In other news, once he is able to reduce the size of a proposed accessory apartment from 750 to 650 square feet in the basement of his Brandywine Drive home, Juan Castro will present what is the second application for a legal accessory apartment in Sag Harbor Village to the planning board.

“Once you meet the parameters in the code, this board feels strongly we would go ahead and approve this application,” said Ferraris. “We have only had one application so we would be anxious to move forward.”

Sag Harbor Gym Juice Bar Headed to the ZBA

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A juice bar conceived to provide freshly squeezed beverages to Hampton Gym Corp patrons at the Sag Harbor Gym after their workout will have to be reviewed by the Sag Harbor Village Zoning Board of Appeals (ZBA), according to the village’s building inspector Tim Platt.
At issue, according to a letter Platt filed with the village’s planning board, is whether or not the juice bar constitutes an accessory use or if it is establishing a new principal use within the gym.
Moose Smoothies, a company owned by Carlos Ramirez that has operated within the Hampton Gym Corp’s Southampton branch since last year, has applied to the planning board to turn a 180-square-foot closet with a sink into a small juice bar for Hamptons Gym Corp’s Bay Street branch.
If the juice bar is deemed an accessory use, it falls below the square footage required for a separate business within the village and would have to comply with providing additional parking and wastewater management flow. Platt is asking the ZBA to determine whether or not what Ramirez is proposing is in fact an accessory use.
During Tuesday night’s planning board meeting, environmental planning consultant Rich Warren said he expects the issue will be addressed at the ZBA’s August 21 meeting.
Warren explained that Platt, in reviewing the transcript from last month’s planning board meeting, said he did not hear enough specific information about how the juice bar would only service Hamptons Gym Corp members. This is a major factor if it is to be considered accessory to the gym rather than a separate business operating within the confines of the business.
“He does recognize that gyms have evolved to serve these kinds of things,” added Warren.
“I view it no different from a Coke machine or a water fountain,” added Warren. “When people are done using the gym, this is an additional service they can provide.”
However, Warren agreed with Platt that if the company plans to offer the beverages to outside parties it would then be a new use within the business.
Planning Board member Larry Perrine noted that Moose Smoothies outlet at the Southampton Hamptons Gym Corp location is a larger business catering both to gym members and those not using the gym.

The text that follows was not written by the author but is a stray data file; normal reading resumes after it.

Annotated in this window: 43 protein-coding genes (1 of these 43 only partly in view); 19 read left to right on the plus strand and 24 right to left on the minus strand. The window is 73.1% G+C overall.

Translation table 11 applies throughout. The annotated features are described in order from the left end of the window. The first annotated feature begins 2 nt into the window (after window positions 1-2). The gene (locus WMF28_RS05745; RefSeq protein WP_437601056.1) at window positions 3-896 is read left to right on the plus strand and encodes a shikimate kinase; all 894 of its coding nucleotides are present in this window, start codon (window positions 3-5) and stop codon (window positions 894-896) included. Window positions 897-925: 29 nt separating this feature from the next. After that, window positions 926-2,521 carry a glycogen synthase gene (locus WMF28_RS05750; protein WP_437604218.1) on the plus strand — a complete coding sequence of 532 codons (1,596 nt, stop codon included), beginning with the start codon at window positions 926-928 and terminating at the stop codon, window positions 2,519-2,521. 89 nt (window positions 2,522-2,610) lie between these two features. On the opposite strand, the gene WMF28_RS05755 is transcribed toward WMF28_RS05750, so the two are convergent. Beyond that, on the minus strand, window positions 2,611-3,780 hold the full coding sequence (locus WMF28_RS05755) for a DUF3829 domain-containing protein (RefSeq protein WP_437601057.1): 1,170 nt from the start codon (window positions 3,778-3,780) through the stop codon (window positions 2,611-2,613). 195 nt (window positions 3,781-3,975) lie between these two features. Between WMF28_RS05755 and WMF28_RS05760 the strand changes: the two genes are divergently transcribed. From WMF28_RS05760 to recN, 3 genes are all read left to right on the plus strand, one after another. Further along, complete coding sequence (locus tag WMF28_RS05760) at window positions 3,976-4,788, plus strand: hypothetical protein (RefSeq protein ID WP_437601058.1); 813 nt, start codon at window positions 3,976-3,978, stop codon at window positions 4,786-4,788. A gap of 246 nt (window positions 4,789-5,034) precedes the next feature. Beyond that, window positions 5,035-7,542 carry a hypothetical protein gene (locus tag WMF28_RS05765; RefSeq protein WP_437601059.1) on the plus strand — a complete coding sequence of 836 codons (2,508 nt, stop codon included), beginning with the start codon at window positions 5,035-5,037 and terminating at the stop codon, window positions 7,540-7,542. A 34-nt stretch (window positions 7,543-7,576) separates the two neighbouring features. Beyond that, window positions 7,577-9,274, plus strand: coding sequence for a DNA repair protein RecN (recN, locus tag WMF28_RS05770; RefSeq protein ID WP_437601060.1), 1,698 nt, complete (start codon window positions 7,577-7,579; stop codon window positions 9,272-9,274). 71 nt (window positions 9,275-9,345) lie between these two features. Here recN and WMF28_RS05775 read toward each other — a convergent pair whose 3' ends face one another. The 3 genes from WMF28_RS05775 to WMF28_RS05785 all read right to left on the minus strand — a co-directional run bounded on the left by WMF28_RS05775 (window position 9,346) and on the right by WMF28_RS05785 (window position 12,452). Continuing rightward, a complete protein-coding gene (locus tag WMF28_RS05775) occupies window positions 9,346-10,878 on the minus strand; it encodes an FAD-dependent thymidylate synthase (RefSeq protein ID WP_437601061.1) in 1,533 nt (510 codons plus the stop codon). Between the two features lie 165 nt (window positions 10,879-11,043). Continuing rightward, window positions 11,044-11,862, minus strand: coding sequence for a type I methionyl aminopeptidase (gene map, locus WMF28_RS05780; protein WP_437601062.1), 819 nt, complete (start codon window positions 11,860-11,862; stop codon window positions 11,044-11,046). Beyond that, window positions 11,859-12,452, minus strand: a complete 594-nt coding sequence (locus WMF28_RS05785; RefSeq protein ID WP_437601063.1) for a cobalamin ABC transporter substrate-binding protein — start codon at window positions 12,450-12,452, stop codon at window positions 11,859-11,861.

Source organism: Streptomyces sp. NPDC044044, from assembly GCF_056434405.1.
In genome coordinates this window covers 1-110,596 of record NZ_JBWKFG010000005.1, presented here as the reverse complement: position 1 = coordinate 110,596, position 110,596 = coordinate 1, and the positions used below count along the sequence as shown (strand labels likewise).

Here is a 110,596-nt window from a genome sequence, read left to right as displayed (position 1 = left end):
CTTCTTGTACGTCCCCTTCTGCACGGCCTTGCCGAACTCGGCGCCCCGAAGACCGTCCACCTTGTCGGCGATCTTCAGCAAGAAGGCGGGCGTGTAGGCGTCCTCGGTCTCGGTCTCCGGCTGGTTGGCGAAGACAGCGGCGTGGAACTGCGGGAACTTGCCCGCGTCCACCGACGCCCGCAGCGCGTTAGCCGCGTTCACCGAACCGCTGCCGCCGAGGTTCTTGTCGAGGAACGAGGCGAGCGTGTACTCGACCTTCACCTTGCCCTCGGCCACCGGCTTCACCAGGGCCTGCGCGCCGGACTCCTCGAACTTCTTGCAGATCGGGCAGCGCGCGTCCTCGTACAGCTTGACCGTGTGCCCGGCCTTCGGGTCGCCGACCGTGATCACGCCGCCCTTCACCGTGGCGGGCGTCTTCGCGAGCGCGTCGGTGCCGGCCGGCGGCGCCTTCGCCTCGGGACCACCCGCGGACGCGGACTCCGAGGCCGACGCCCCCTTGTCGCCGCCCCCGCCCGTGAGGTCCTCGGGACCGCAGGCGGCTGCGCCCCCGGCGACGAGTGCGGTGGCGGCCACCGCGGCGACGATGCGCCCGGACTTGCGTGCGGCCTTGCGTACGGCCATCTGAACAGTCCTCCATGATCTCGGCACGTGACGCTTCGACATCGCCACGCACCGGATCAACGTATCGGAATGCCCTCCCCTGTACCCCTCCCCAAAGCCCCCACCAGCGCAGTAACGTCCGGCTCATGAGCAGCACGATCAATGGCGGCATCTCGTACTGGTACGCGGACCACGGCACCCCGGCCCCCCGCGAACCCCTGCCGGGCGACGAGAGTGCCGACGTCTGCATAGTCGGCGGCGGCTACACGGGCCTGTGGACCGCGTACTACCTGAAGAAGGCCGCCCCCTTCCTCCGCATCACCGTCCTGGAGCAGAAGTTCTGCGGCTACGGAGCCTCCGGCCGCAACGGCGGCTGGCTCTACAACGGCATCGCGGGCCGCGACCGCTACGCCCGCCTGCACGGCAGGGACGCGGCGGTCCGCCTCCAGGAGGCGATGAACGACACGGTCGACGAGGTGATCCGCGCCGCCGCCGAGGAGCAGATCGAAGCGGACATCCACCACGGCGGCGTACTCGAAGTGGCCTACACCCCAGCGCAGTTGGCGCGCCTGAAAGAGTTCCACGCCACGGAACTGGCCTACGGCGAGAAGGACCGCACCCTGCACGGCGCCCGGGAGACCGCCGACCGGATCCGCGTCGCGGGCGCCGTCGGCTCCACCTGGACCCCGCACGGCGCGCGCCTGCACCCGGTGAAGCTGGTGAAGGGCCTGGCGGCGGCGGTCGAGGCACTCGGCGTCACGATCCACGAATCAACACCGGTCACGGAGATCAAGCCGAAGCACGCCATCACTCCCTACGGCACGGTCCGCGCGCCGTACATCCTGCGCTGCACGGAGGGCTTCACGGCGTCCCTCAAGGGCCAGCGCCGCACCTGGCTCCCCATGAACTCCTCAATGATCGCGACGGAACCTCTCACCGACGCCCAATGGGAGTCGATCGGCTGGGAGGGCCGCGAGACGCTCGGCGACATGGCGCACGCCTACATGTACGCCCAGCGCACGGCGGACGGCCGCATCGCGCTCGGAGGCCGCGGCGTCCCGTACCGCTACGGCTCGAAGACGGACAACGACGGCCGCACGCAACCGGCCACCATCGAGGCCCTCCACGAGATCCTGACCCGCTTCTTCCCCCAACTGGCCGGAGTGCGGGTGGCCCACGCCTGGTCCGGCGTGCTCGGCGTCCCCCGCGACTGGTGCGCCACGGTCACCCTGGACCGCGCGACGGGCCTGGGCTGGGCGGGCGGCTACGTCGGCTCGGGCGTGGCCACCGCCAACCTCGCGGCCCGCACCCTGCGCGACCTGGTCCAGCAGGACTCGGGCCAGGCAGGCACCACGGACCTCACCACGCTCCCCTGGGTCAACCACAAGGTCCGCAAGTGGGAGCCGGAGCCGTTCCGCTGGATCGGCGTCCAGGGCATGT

“They need to present with clarity to the ZBA exactly what will be proposed,” agreed Warren.
Restaurant Questioned by Resident
A proposal for a restaurant at Barons Cove Inn on West Water Street was questioned by a neighboring resident who feared the specter of the former Rocco’s nightclub could rear its head at the proposed eatery.
During a public hearing on Tuesday, Howard Street resident Mia Grosjean inspected plans for the 87-seat restaurant, which is allowed as an accessory use under the village code but has been reviewed at length by the planning board over the last year.
KBR Associates, which owns Barons Cove Inn with Cape Advisors managing the property, has proposed to build an accessory restaurant with 87 seats, including 18 outdoor seats in season, as well as an exterior concession stand and a retail store within the lobby of the inn.
While stalled through this winter, the application has been in front of the planning board for more than a year.
Speaking to Grosjean’s concerns, planning board member Gregory Ferraris noted the board has worked over the last nine months to ensure there are voluntary covenants in place to ensure the restaurant does not morph into a nightclub.
“Even though we are handcuffed in limiting what they can do they have agreed to voluntary conditions,” said Ferraris.
Those conditions include prohibiting bottle service of alcohol, limiting the number of seats in the bar area, agreeing to stop serving alcohol at 1 a.m. and not charging cover fees for entry to the bar area after dinner service.
“We don’t want a nightclub scene there,” said Curtis Bagshaw, a principal with Cape Advisors.
The firm has long touted the Barons Cove Inn redesign as an effort to create a family friendly resort close to the heart of Sag Harbor.
“Our intention is to run a resort hotel in keeping with the intentions of this district,” said Bagshaw.
The board expects to accept lead agency status on the project under the State Environmental Quality Review Act (SEQRA) at its August 28 meeting. From there, it must determine whether or not the addition of these services would pose a negative impact to the environment or not.
First Chickens Approved
Lastly, Mare Dianora was approved to host five chickens on her Grand Street property after meeting all of the requirements laid out in a new village law allowing residents to keep poultry.  She was the first resident approved in the law she helped create.